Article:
Tip tap tapping around the Phrozen Shuffle’s UI to set up a print leaves one thought prominently in mind — this is clunky.
The process requires you to navigate to the file you have prepared, match it to a preloaded resin profile, and then transfer it from the USB stick to the printer’s memory. Only to then find the print again from the printer’s Plates menu (Plates being Phrozen’s lingo for print jobs) and confirm you want to print it.
Overall the process feels cumbersome and needlessly obstructive.
Similar heavy-handedness comes when attempting to use resins other than Phrozen’s own, which have profiles preloaded on the printer for you to use. To configure new resin profiles, you must hook the Phrozen Shuffle up to a network via LAN cable and tap in the machine’s assigned IP in your web browser (you must be on the same network).
Once hooked into our printer via the network, you get access to advanced configuration options, the ability to pipe prints directly to the printer (although we’d advise against this for the sheer number of timeouts and other errors we encountered doing so), and set up new resin profiles.
Phrozen’s user manual — which is bafflingly password protected — points out the relevant variables you may need to adjust when creating a resin profile but doesn’t go as far as to explain what they do or how you might find a particular resin’s correct setting. Discovering the setting to enter can be a time-consuming process of experimentation, curing your new resin “blind” and adjusting based on how it reacts to your current exposure time.
You get no tips or advice on how to proceed, and there are scant few resources at your fingertips that detail this. Phrozen isn’t solving a problem here with the Shuffle, which is a shame considering how workhorse-like the Shuffle is when burning through the company’s resin using its preconfigured resin profiles.
Heck, even NanoDLP — the printer host/control software the Phrozen Shuffle operates on — has an inbuilt resin exposure test to help determine such things, but there’s no mention of it in Phrozen’s secretive manual.
The act of taking a 3D model and preparing it for printing on the Phrozen Shuffle also highlights the lack of maturity in the desktop/hobbyist space for software preparing prints for SLA/MSLA.
Phrozen’s documentation nudges you in the direction of Meshmixer for support generation — a necessary step when printing with resin — before punting the file over to Asiga STOMP for generating an SLC file. If you, like us, find Meshmixer an excellent repair and transformation tool, but a bit cumbersome for support generation, then, of course, you can opt for an alternative slicer with support generation.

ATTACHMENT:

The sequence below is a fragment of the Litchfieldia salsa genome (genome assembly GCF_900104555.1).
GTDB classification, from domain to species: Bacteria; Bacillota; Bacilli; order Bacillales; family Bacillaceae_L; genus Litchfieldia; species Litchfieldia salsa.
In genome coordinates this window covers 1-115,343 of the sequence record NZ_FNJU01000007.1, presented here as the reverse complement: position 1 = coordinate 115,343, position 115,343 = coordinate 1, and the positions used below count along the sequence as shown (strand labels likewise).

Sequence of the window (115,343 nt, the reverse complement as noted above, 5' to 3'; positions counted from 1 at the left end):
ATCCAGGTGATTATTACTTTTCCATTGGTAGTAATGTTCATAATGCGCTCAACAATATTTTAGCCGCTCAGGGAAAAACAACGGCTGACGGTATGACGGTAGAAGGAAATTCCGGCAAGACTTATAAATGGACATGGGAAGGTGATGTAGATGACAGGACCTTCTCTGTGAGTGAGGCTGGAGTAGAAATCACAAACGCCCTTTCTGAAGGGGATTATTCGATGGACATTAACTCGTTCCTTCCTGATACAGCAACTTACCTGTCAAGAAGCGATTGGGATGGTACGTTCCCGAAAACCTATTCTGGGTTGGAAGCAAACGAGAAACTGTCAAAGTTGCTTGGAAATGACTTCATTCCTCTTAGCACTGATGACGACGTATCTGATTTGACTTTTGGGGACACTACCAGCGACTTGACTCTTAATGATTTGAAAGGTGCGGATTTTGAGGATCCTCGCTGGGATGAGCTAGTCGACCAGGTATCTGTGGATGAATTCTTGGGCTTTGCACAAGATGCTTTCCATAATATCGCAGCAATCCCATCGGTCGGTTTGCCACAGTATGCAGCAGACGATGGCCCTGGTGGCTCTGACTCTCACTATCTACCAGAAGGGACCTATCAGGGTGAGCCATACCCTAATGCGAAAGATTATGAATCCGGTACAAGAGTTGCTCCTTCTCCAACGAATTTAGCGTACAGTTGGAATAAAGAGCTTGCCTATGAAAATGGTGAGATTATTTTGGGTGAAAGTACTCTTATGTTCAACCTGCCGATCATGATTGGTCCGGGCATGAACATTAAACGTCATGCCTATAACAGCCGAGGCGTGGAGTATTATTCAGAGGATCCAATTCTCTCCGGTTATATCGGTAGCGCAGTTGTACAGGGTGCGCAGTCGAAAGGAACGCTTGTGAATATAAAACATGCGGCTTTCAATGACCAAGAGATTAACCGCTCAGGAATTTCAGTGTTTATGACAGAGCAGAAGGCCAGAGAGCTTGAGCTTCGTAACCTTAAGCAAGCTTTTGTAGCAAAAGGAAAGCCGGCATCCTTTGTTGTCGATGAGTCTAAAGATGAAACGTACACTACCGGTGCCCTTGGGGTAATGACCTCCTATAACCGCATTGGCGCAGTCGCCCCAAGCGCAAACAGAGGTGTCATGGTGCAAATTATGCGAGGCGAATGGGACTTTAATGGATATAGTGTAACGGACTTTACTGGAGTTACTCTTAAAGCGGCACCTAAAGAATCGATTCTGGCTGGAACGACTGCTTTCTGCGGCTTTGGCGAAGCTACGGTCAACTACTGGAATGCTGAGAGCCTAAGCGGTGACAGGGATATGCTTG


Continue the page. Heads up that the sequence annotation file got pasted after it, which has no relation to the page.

The rub here for us, using Peopoly’s Asura software for support generation, is that STOMP does not recognize .stl files generated in Asura, leading us back to Meshmixer to re-export it as an STL. Three programs just for one poxy print seems a step back to prepare prints for a machine as refined as the Phrozen Shuffle.
ChiTu DLP — the slicer used by Anycubic for its Photon MSLA 3D printer — appears to be a viable option. One thing worth noting is that the X and Y axes of the Phrozen Shuffle, for whatever reason, are inverted. You’ll need to flip your prints 90 degrees for the Shuffle to print them correctly oriented on the print plate. We do not know why.
Further small irritation on both of our review units came in the printers’ UIs not displaying the contents of a USB stick until you attempt to scroll down, the action seemingly refreshing the page and jogging your files into view. We only discovered this by accident, after some minutes thinking we were doing something wrong with the printer.
Other small things, such as the progress bar not actually indicating the current action’s progress add up to a sense of roughness that disappoints against the apparent quality of the hardware.